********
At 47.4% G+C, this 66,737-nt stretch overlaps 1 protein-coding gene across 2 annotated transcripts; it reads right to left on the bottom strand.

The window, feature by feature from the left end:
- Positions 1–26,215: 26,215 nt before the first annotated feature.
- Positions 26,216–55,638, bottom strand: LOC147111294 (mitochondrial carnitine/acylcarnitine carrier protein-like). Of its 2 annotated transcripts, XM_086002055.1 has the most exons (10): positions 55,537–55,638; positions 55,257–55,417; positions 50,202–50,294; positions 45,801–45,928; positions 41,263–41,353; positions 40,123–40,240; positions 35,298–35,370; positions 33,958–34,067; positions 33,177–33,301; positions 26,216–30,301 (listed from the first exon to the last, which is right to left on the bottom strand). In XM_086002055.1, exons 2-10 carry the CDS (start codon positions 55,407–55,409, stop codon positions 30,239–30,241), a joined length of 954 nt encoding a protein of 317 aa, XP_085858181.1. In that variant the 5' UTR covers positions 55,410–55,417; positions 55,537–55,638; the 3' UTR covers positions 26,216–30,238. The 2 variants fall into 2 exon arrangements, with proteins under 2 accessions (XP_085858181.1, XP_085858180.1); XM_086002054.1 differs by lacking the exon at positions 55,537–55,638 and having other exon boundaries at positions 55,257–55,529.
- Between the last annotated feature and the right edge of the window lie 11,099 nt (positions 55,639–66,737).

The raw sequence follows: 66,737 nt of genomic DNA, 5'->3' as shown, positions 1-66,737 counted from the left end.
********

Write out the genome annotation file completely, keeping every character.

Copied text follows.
At 47.4% G+C, this 66,737-nt stretch overlaps 1 protein-coding gene across 2 annotated transcripts; it reads right to left on the bottom strand.

The window, feature by feature from the left end:
- Positions 1–26,215: 26,215 nt before the first annotated feature.
- Positions 26,216–55,638, bottom strand: LOC147111294 (mitochondrial carnitine/acylcarnitine carrier protein-like). Of its 2 annotated transcripts, XM_086002055.1 has the most exons (10): positions 55,537–55,638; positions 55,257–55,417; positions 50,202–50,294; positions 45,801–45,928; positions 41,263–41,353; positions 40,123–40,240; positions 35,298–35,370; positions 33,958–34,067; positions 33,177–33,301; positions 26,216–30,301 (listed from the first exon to the last, which is right to left on the bottom strand). In XM_086002055.1, exons 2-10 carry the CDS (start codon positions 55,407–55,409, stop codon positions 30,239–30,241), a joined length of 954 nt encoding a protein of 317 aa, XP_085858181.1. In that variant the 5' UTR covers positions 55,410–55,417; positions 55,537–55,638; the 3' UTR covers positions 26,216–30,238. The 2 variants fall into 2 exon arrangements, with proteins under 2 accessions (XP_085858181.1, XP_085858180.1); XM_086002054.1 differs by lacking the exon at positions 55,537–55,638 and having other exon boundaries at positions 55,257–55,529.
- Between the last annotated feature and the right edge of the window lie 11,099 nt (positions 55,639–66,737).

The raw sequence follows: 66,737 nt of genomic DNA, 5'->3' as shown, positions 1-66,737 counted from the left end.